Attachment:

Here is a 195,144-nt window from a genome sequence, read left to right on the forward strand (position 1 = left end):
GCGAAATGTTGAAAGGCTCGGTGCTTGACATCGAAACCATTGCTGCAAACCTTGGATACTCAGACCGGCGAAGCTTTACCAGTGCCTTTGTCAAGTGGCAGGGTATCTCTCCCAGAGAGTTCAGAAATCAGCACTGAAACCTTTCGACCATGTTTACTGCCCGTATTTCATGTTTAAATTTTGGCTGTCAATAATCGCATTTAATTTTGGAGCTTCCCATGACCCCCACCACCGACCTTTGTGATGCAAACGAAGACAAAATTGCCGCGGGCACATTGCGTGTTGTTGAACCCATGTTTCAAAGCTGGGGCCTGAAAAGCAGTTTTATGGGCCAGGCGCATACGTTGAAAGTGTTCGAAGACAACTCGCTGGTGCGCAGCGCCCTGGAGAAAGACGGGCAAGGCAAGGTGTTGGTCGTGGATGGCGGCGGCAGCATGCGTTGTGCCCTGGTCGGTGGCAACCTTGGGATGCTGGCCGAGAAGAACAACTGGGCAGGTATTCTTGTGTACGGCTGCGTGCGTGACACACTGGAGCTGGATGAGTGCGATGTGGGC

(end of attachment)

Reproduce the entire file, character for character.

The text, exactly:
Here is a 195,144-nt window from a genome sequence, read left to right on the forward strand (position 1 = left end):
GCGAAATGTTGAAAGGCTCGGTGCTTGACATCGAAACCATTGCTGCAAACCTTGGATACTCAGACCGGCGAAGCTTTACCAGTGCCTTTGTCAAGTGGCAGGGTATCTCTCCCAGAGAGTTCAGAAATCAGCACTGAAACCTTTCGACCATGTTTACTGCCCGTATTTCATGTTTAAATTTTGGCTGTCAATAATCGCATTTAATTTTGGAGCTTCCCATGACCCCCACCACCGACCTTTGTGATGCAAACGAAGACAAAATTGCCGCGGGCACATTGCGTGTTGTTGAACCCATGTTTCAAAGCTGGGGCCTGAAAAGCAGTTTTATGGGCCAGGCGCATACGTTGAAAGTGTTCGAAGACAACTCGCTGGTGCGCAGCGCCCTGGAGAAAGACGGGCAAGGCAAGGTGTTGGTCGTGGATGGCGGCGGCAGCATGCGTTGTGCCCTGGTCGGTGGCAACCTTGGGATGCTGGCCGAGAAGAACAACTGGGCAGGTATTCTTGTGTACGGCTGCGTGCGTGACACACTGGAGCTGGATGAGTGCGATGTGGGC